My writing used to seriously bite. It’s really not that hard to admit.
If I look back at what my fiction writing was fifteen, ten, or even five years ago, I’m a million times better, primarily because of searching out strong advice and practicing.
So I’ve worked.
It’s a Bunny Eat Bunny World
by Olga Litowinsky –
The First Five Pages by Noah Lukeman –
My takeaway: That first line of a manuscript needs to be amazing, astounding, can’t-put-this-book-down hooking, so work it, Baby, and work it good! Lukeman, a literary agent, stresses some writing is just plain “better.” As one agent has told me, “We are looking for writing that’s superlative.” Lukeman, with his solid advice about voice, plotting, and writing style, tries to get every writer there.
Hooked by Les Edgerton –
My takeaway: Backstory can be a slippery slope. It can either send your reader sliding back and slipping straight out of your book and into the latest TV show they find more entertaining, or it can be sprinkled in effectively. Edgerton, in his “coffee house,” let’s-chat writing style, discusses the balance between present action and backstory. He even creates new terms – passive backstory vs. active backstory. Passive being that blow-by-blow-by-blow-by-blow (you get the idea) of what happened in the past. Active is that perfect little drop of telling the past and using it as a springboard for impending action. Great advice!
And my latest resource book to seriously influence my writing life is – Drum Roll, Please! - Writing Young Adult Fiction For Dummies
by Deborah Halverson.
My takeaway: Deborah rocks! Oh, and also, if you aren’t exactly sure what constitutes a YA novel or what goes into one to make it effective, then the writing pitfalls are wide and deep and will swallow your publishing aspirations whole. Yikes!
Even if I weren’t always thirsty for more writing advice -- YA writing advice, specifically -- I would have purchased this book because Deborah was key to helping me become a stronger writer. I hired her to edit one of my novels before I sent it out to the literary world because I knew she was an exceptional writer and editor.
Deborah was kind enough to answer some questions about her career, the YA industry, and what writers can do to become better and stronger at their craft.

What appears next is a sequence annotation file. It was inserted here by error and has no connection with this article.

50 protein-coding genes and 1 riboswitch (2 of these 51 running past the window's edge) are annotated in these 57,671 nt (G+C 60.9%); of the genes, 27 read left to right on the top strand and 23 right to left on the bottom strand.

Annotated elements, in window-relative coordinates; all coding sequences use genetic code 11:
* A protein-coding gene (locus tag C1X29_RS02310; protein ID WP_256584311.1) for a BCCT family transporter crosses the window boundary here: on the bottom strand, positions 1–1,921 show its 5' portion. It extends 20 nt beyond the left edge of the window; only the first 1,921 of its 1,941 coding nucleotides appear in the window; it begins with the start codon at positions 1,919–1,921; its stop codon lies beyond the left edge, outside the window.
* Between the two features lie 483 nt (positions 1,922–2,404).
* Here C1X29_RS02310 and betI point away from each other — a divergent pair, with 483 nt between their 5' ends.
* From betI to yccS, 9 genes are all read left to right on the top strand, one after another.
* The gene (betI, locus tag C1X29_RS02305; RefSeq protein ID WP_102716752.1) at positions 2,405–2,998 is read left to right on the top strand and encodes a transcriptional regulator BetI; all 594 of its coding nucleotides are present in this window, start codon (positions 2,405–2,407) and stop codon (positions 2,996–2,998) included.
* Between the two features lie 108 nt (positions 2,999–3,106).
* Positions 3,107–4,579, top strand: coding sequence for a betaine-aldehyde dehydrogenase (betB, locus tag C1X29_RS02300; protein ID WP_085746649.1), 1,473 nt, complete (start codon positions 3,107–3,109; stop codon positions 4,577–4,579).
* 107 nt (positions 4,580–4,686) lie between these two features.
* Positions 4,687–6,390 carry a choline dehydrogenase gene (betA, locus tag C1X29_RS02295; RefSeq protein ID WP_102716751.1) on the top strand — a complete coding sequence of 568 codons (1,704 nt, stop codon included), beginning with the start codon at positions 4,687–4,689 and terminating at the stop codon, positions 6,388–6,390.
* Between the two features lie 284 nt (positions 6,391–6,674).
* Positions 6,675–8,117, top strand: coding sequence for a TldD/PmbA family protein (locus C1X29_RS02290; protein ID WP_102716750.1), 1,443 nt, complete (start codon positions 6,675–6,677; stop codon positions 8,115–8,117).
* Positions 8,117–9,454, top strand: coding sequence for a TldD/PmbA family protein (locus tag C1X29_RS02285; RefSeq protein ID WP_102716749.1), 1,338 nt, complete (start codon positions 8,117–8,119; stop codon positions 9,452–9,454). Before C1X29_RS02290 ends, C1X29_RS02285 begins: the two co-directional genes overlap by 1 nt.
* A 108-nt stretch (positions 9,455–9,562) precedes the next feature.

YA books have exploded in popularity. Why do you think YA attracts so many readers of all ages?
The spotlight is on young adult fiction, big time, thanks in large part to a succession of blockbuster movies and phenomenal sales for the books themselves. This high profile success has plenty of grown-ups looking twice at YA fiction, where they discover what longtime fans of YA have known all along—that young adult fiction is filled with rich characters and narrative voices, robust storylines, top-notch dialogue, and compelling concepts. Plus, YA storytelling is pervaded by a sense of wonder and curiosity about the world. Who can say “no” to a reading experience that promising?
Do you find you like to read the same types of fiction books you write?
Indeed, I tend to write what I read, and vice versa. I adore the magical realism of Tom Robbins, Salman Rushdie, and Don DeLillo, I delight in the quirky, spoofy humor of Libba Bray and M.T. Anderson, and I totally lose myself in the stunning character work of Karen Cushman and Phillip Pullman. When I read their books, I’m so inspired that I feel a physical urge to run to my computer to tap out my own fiction. That said, every writer should read widely in order to understand the bookselling marketplace as a whole and to find inspiration in different styles. Being an editor, it’s especially important for me to read broadly so that I can guide writers as they position and craft their novels no matter what genre they choose.